The Hutchinson News from Hutchinson, Kansas on November 22, 1924 · Page 7
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November 22, 1924

The Hutchinson News from Hutchinson, Kansas · Page 7

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Hutchinson, Kansas
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Saturday, November 22, 1924
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Page 7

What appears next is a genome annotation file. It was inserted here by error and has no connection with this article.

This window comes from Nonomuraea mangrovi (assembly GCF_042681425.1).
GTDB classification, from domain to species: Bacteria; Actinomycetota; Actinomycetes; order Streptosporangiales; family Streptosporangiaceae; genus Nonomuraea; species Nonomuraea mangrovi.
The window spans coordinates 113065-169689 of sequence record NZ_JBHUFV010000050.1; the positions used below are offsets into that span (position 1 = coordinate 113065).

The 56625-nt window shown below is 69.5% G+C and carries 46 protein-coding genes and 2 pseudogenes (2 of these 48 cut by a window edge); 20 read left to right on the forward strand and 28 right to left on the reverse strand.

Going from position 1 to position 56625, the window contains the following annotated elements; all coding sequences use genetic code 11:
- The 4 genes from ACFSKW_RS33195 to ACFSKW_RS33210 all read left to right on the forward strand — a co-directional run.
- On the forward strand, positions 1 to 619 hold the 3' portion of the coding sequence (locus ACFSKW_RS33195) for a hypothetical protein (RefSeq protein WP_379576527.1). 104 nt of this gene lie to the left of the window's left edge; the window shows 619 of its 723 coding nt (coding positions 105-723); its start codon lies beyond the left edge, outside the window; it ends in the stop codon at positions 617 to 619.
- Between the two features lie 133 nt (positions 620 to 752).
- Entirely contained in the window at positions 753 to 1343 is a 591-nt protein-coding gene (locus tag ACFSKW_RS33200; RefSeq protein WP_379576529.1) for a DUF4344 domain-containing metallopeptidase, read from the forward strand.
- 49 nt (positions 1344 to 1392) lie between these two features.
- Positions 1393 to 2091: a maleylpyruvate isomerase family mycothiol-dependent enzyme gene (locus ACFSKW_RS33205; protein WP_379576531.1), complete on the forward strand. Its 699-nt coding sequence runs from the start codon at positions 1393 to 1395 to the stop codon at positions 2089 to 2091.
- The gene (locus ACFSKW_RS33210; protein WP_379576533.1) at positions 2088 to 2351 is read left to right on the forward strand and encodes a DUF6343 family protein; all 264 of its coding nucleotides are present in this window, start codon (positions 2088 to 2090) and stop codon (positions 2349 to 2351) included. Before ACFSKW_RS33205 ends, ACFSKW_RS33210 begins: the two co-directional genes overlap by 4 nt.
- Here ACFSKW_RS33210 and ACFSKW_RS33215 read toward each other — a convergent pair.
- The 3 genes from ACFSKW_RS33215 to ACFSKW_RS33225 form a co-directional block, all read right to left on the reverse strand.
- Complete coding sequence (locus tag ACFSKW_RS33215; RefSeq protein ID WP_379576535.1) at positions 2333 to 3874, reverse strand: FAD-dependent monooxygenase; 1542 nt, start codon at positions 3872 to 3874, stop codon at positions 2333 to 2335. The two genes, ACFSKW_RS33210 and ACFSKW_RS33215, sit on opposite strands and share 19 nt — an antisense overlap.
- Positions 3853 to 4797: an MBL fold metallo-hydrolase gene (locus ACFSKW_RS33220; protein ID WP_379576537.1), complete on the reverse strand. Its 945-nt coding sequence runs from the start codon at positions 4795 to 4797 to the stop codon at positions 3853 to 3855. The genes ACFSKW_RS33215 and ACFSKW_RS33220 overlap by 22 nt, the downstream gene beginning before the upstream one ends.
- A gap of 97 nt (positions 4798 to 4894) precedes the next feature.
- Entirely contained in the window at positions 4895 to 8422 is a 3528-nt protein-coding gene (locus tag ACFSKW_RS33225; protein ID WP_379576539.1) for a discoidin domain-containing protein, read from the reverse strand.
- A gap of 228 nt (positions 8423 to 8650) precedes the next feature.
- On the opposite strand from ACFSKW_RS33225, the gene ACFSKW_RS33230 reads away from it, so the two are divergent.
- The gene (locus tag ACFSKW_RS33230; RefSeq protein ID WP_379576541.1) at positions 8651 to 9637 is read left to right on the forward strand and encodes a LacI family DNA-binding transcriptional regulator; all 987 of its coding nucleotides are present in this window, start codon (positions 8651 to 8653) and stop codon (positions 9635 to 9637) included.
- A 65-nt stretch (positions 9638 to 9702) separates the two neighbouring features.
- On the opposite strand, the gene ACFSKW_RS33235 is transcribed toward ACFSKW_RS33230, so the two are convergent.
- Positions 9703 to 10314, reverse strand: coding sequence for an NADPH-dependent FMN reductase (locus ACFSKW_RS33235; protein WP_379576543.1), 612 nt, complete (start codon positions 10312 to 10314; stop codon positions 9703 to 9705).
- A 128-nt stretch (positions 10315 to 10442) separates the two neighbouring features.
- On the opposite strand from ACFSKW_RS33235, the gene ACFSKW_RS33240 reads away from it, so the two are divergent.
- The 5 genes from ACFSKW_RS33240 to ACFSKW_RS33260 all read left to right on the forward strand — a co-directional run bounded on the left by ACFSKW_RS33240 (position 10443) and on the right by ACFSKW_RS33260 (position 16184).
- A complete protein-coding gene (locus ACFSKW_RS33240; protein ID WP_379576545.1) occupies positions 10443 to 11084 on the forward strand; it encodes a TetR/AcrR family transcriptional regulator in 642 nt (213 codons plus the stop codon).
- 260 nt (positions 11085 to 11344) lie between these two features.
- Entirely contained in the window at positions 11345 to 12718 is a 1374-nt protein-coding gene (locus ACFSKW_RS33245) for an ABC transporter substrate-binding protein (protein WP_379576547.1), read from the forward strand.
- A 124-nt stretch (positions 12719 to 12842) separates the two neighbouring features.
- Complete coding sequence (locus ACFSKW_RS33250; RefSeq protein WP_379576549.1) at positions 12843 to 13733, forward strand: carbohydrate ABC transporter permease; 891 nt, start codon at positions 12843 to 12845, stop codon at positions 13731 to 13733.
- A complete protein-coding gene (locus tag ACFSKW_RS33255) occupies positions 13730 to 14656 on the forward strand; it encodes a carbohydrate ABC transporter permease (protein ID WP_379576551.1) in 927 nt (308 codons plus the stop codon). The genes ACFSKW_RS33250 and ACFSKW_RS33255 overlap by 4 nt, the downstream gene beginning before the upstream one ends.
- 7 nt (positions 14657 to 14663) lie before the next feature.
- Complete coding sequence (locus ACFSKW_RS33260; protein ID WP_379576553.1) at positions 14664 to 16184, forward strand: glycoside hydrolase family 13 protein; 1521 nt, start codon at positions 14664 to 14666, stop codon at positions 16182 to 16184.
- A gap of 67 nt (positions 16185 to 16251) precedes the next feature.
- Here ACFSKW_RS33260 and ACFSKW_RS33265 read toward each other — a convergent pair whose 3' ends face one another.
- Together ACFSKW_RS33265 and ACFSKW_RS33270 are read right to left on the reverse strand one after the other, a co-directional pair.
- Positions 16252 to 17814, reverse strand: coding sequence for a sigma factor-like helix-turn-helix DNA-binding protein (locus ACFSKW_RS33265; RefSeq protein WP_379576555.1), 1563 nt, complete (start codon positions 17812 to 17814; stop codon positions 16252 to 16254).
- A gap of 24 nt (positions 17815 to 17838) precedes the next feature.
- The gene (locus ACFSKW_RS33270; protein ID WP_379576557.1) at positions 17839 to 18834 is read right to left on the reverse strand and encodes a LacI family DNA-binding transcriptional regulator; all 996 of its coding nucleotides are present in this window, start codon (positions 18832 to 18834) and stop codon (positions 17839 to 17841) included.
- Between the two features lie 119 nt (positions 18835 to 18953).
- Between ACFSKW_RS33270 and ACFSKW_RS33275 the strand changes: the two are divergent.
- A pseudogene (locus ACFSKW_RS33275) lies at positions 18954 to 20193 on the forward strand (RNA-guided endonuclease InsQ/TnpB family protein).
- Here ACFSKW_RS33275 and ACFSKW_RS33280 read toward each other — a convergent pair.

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SATURDAY, NOVEMBER 22, 1924 THE HUTCHINSON NEWS, PAGE SEVEN- laed hor, and Corrigan never broke | faith. Preanntly hs halted and listened llnlontly. There was a noise going on up there that pin/Jed him. As he started forward again, lie know, rather than saw, that someone was | coming toward him. Ho darted behind a tree, as tho dim outline of I a swart natlvo swung into view on : the path ten yards above hliu. | Corrigan could just, mnko out a conical hat and something the man carried over his right shoulder. He had heard In Ferak gruesomo sto- [ rlos of Borneo head-hunter*. "When you neo a native carrying a sword on his afcoulder—take no risks," ho had been warned. Corrigan took no risks. Me sprang on Hope-Matheson's henohmau like a tlgor, and knocked him Renseless with the magazine of his revolver. As he emerged Into the open land beyond the treee, a gust of smoke swept from a veritable furnace, choking him. Horror-stricken, he saw a circle of flro and In it, like a grim set-piece, the fast-consuming headquarters of Hope- Matheson. Above the sound of crackling I wood and the crashing of falling | timbers, he thought ha beard a man's voice, singing. Tho wild song, borne on the breeze that fanned the flames until the root or dried «ago-leave» .hurst IntJ a sea of leapl.g fire, grew louder and It nder, and, presently, the great form of the planter "urched Into view. Like a man In a dream, Corrigan watched him feeding tho flntres from n petrol enn,, the very surface of the mftal container flecked with tongues nf light. Corrisnn caught him by the arm and swung him round to fare him. The madman clutched at his cont. hut Corrigan got there first. He held a blue barrel under Hope- Matheson's nose. "Out with it, you hell-hound," he shouted, his head thrust forward. "What hnve you done with herV" The planter's glassy eyea surveyed him from head to toe. "D'you know who you're talking tot" ho demanded drunkenly, waving one arm like a pump-handle. "Because, It you don't. I'll toll you." Corrigan, beside himself, struct him several limes In the chest "Quick," he almost screamed. "Where Is she?" "She—OhI—Irene?" A cunning look came Into bis eyes. "You're a trifle' too late, old son," ho saia. "Behold! Her funeral pyre!" "My Clod!" cried Corrigan and plunged la through the doorway, under nn archway of fire. He beard tho maniac ahoutlng Incoherently after him, heard him empty bis rc- vovler Into tho inferno. Ho found a bedroom. It was unuccuplod, hut he dipped a towel Into a water Jug and knotted It behind his head. In a third apartment, whore the biasing roof showered glowing fragments, he found her, bound hand and foot. The terror faded from her eyes ns she recognl/.ed him, even before ho had torn the towol from his bead. He soaked It again and (listened It round her, [ben born her, like a doll, thrnnch Ibe tottering ruin into the outer air beneath the stars. The roof crashed In hehlnd him ami a furnace. In which no living thing could survive, roared to tho heavens. Corrigan, gulping for breath, carried her beyond tho zoue of the conflagration. He cut her bonds, drawing the rope gently from tho rnw wounds It had made at her. wrists and ankles. With tho moistened towel,«ho extinguished those portions of nor clothing in which the fire had taken hold. Presently he stood back from her, his hands on his hips. "I might have guessed you had that cat." ho said simply, for all tho world as If nothing unusual had happened. "She wasn't a fortuneteller, that Dusun girl; she wne a thought, reader! f bollove now that I loved you when I first set eyes on you, only circumstances hadmado me blind. She'gave you that little hone thing bile I wns in my cabin!" Irene Matheson nodded. As Bhe looked up at him, resting on both her hands, Corrigan thought he had never seen anyone so beautiful In all his life before. "She was a thought reader, Cor- rlsnn,' 'she wild. She had never heard his other name. Suddenly .'be s.-reanipd aloud anil pointed wildly Into v, ti,it was left, of tho home. Corrigan looked. He saw a small head on giant shoulders hang for a moment, twitching convulsively, grotesquely. In the very center of tho Inforno—then pi'eh forward Into the blane. • * » He held her In front of him on his sturdy pony, cantering toward the dawn. She looked up at him through misted eyea. With that firm arm supporting her, she felt ae though she could nover bo tired again. "Corrlgan's way," she murmured, echoing something be had once Bald. "You can 't beat It!" home fr,-:n Western K.insaa last week. Mr. and Mrs. Or*. Todd an) children attended churn at Arlington iTfit .Sunday and spent tha remainder of the day ft', thi Cor.' AM home ne;»r Arllng'r.n. | The> tllssong "ale just W«da«v w.ii well attended, j Mr. ar.d Mrs. Will Hurt* oi 'Wichita hnv<» spent several ijaya ! recently with home folks. Hcv, and y.ri. Johnson of Aoby i vllle spent. Monday ai the A. O, j Everett homo. J A good number from PartrMg» ' are attending the meetings thai j aro being held at Castleton. I Business Men Are I For the East Yards (In Our Next Issue: LOW BAND.") "THE VBL- PARTRIDCE Mrs. Clark White went to Illinois last Tuesday. Mable, T,oyd and Hoy Dlggs were visiting in Lyons Sunday. There are several enses of acRr- Ict fever reported in Partridge. Mr. and MTB . Will Dlggs arrived Apparently everyone snen. !n the business section of town. Is for th i plan to Interest r.he S.'.tita Fn cc-n.- pany In the construction of the en-r yards. Papers being circulated • i set expressions of the people ar-i being signed and' It seetr.s ever:. • one is satlsHed to let the track <,>.-. vatlon hang over for a whlU h"- fore going ahead, and make qn effort to get yards built that will ink* much of the crossing trouble away. Head the Classified Advertise monts In the N 'ew *.Hera!d. toy EDMUND SNELL BEGIN HERE TODAY tha mtlo There In the in tho lie Is <le«- theu Hope•e, drunk and '•break Corrigan, proprietor of tita Brent Prann-1'uteh estate, is bound for Borneo In the llttto L'utcb consllitff aumner itaufoii. Another pusseiiner OA the boat Is Mrs. Irene Matheson. OorrlRilh's jrreat fist tells the brutal first matp, who lina been abusing a native wuinaii nboard.ilifp. JIl.<i nullum »ii la applauded by Mrs. Matheson. -Corrigan and Irene Mutheean KO a-stioru nt Irftbuun. uud Corrigan Leurna that her luwband Is I lope-Matheson, a nrt.n of UI-re |)Uti» throughout JJorneo. In tile Heat Houae at I.abtmn, Cirri gan shows Mrs. Mnthtwon tl) lniajie of a cat. carved in bone is only one other cnt tike ft \y\ Id, he says, and that Is possession of tha womnn tim-d to marry. .lust Mat'ie.sun enters the pliu iibuslve, and tlirt 'UU -u.i every bone" in CorrlKan's body. Hope Miitte.-seii takes hi* wife nw.iy «nd C'orrUiih remains behind to wult for tho next boat. NOW UO UN WITH THE STORY Vho red sun was dropping over the horizon as tho white ntotorboat •with striped awuing swept through palm-girt Islets toward the harbor. • Jessellon." said ltalkes, tho owner of the boat, throwing aside an Overseas Edlllon that wan hopelessly out of date. "Ah!" Bald Corrigan. ."Clucas 1 shall start back tomorrow." "As soon as that?" "Must. Duty calls! Not like J"ju sahibs, you know, that can wander the world's surfaco at will. Cot to koop our na«es to the grind- atone!" "Does anyone work in Jjabuan," Inquired Corrigan innocently. Thoy crept In under the long white jetty and, leaving Halites' men to shift for themselves, made their way toward the club house on the hllk Corrigan sat by the veranda rail, staring Into the night which throbbed with Insect life. The chair opposite hlin waa temporarily vacant; Ilalkes was bendlug ever a table, yarning with a trio of old acquaintances. Sounds of riotous laughter camu from the billiard room, the bar emitted one continuous stream of tobacco smoke, a bahel of voices, the merry clinking of glasses; n cracked piano thumped doubtful music from an adja cent bungalow. Corrigan caught snatches of conversation, tho tag- ends of club stories, fragments of time-worn choruses. Suddenly ho sat up, listening keenly. "It's a damn ehame," someone was saying- "Wonder she wont hack to him." "Boasts ho made her come. No end of a strong will. Been llvln' away in Singapore for nges." "Drinking himself to death," put In a third voice. "Camu into my office from the last boat; wore his males, you know. Ho was pretty blotto ut eleven in the morning. Told mo soma rambling story of his wife and another filler at Labium, 1 think it waa. Swore he was going to mako her pay for It." Someone whistled softly. "He'll kill her. I know Hope- Matheson. I've had the ploasure of working for him. He's a hell of a brutu when he's roused—and there's not a man living dure tackle him. I BUW him lay out a big cootlo with the flat of his hand.' A group of men moved away from the window by Corrlgan's elbow, Btlll talking. Bead a of perspiration stood out on Corrlgan's forehead. Ho bent his arms till the great muscles threatened to buret his tunic. Suddenly, ns he sat thore, something eamo from the outer darkness and fell on to tho lablo. He picked It up gingerly and turned it over and over between his fingers. 1$ was a crumpled blue envelope with a hard substance hlch felt like a pebble, wedged Into one corner. He smoothed it out and t He tore open tho envelope and drow out a single sheet of foreign note-paper. "For God's anke, come to me," hS read. "Be prepared for anything.—Irene." There rolled on to the wooden surfaco before bis startled eyes— the Imago of a Chineso cat—the exact replica of tho one that still rested In tho bottom of his pocket. « • • Corrlgan's guide had disappeared. He fastened his pony to a post and saw, through tho vast forest of mature rubber trees, the bright lights of a house. Close on twenty-four hours had elapsed since he had received that tragic S. O. S. He prayed to heaven he had not come too late. He smiled grimly as he rode up the steol path, glancing ever to right and to left, with the wariness of a man who is nccustomed to walk in strange ARTISTIC LIGHTING EFFECTS Effective Electric Llshtlna Is an Important factor In the modern home. Ita cozy comfort may bs decidedly decorative and artistic Al _ , ,„ . Let ua wire your noma and help select the fixtures that will aive you tha moat efficient system. Estimates of the cost will be given without charge. W ELECTRIC CO FOUR NORTH MAIN UK HI'ILll II..it AS THEY CAN TEKKU TOWARD THK DAWN. places alonu. Corrigan had no no room In his mind for conso quouces. Cost what it might, he had corno to steal the wife of tho man nono other dared tackle. "From the end of the earth," he had prom Starting Monday Morning November Sale of Rugs Fine Rugs 20% Off Entire Stock of Rugs Small Rugs Attractive Rugs for every room of the homo. Ardsley Axminster $35.0O-9xl2 i 128.00 Luzerne Velvet $40.00—9x12 *32.00 $37.00—8-3x10-6 $29.60 Tapestry Brussels $31.00—9x12 $24.80 'All Grades of Rugs are included in the-Sale at the Special Discount prices. "" Late reports from manufacturers indicate a small advance in tht pric« of RitRs—the beginning of the next season will find all Rugs idling at slightly higher ptices. If you are considering the purchase of new Rugs for your home, thU will be an especially opportune time to buy—it will mean a substantial saving over new prices and an additional 20 c /o saving on present pricet. vVaehable Ruga—u««d In bad room* and bath room*. Varlotr <rf color*. Heavy Velvet Cotton Chenille $61.00—9x12 , 140.80 Rag Rugs $4.75—24x48.......,.,-... $3.80 $7.25—30x60..." $5.80 Royal Trewan $3.60—24x48...^.,,.:..;.^ *2-88 $5.65—30x60., >; . W ,., K ...... $452 $2.15—24x48. .,„.,„«.... $1.72 $3.25—30x60. . UM> «,w, ra $2.60 Braided Oval Rugs 12.35—18x38......r«>,«,r,,«. $1-88 $4.15—24x48..... .-.«,,„. $3-32 $6.70—30x60...,.,„.,»,,•»•, $546 Ka Shan Wilton Beauvais Heauvais Is Wool Axminster suit- • able for any room, $ 4.75—Size 27x54 Ruga $ 3.80 $ 8.25—Size 36x70 Rug* $ 6.60 $48.50-£ixe 8-3x10-6 .. $38.80 $52.50—Size 9x12 Rugs. $42.00 Royal Ka Shan is a fi frame Worsted Wilton Rug—most deslrnblo for dining rooms and living rooms. In Oriental patterns. $ 14.25—Size 27x54 Rugi.. $ 11.40 $ 2250—Size 36x36 Rug»...$ 18.00 $ 83.50—Size 6x9 Rugs $ 66.80 $125.00—Size 8-3x10-6 Rugs.$100.00 $135—Size 9x12 Rugs $108.00 The Royal Trewan la a 6-frnme Worsted wool Rug—suited to dining rooms and living rooms, lu Oriental pattorns. $10.75—Size 27x54 Rugs.... .$ 8.60 $16.75—Size 36x36 Rug* $13.40 $63.50—Size 6x9 Rugs $50.80 $86.50—Size 8-3x10-6 Rugs.. .$69.20 $92.00—Size 9x12 Rugs $73.60 Fervak Royal Pamiria Worsted Wilton $125.00 Size 9x12 Rugs $100.00 See Our Window Display of Rugs Our windows will show a representative number of Rugs from our stock. You will have this opportunity in advance to see the attractive patterns and note the values being offered. Price tickets showing the former and Sale price will mark each rug, allowing comparisons to be made easily. rarvak 1» Wool AxmlnBter--au!V able tor any room. $ 4.25— Size 27x54 Rugs $ 3.40' $ 7.00— Size 36x70 Rugs $ 5.60 $40.75— Size 8-3x10-6.. $32.60 $44.25— Size 9x12 Rug*. $35.40 RED PIMPLES ON FACE Ai BACK Bothered For About a Year. Itched Badly. Cuticura Heals. 1 My face and back broke out with little, red pimplea thai bothered me for about a year. My face waa very aore and my back itched ao badly that I acratched it, causing It to bleed. The pimplea bothered mi ao thai I only got about half my night's sleep. " | began using Cuticura Soap and Ointment and tbey helped me. I continued the treatment and In a abort time I waa completely healed." (Signed) Mrs. Floyd A. Davia, ferry, Ohio, Jan. 15, 1924. Cuticura Soap.Olntment and Tal- Lcum promote and maintain skin purity.bkln comfort and akin health. The Soap to cleanse, the Ointment to heal and the Talcum to powder asses 1 HELP WANTED Unexpected company in the house—a party in prospect — feeling not quite up to standard? And a week's washing staring you in the face—! Phone 2255 HUTCHINSON FAMILY WASH LAUNDRY A. H. Tuttls, Prop.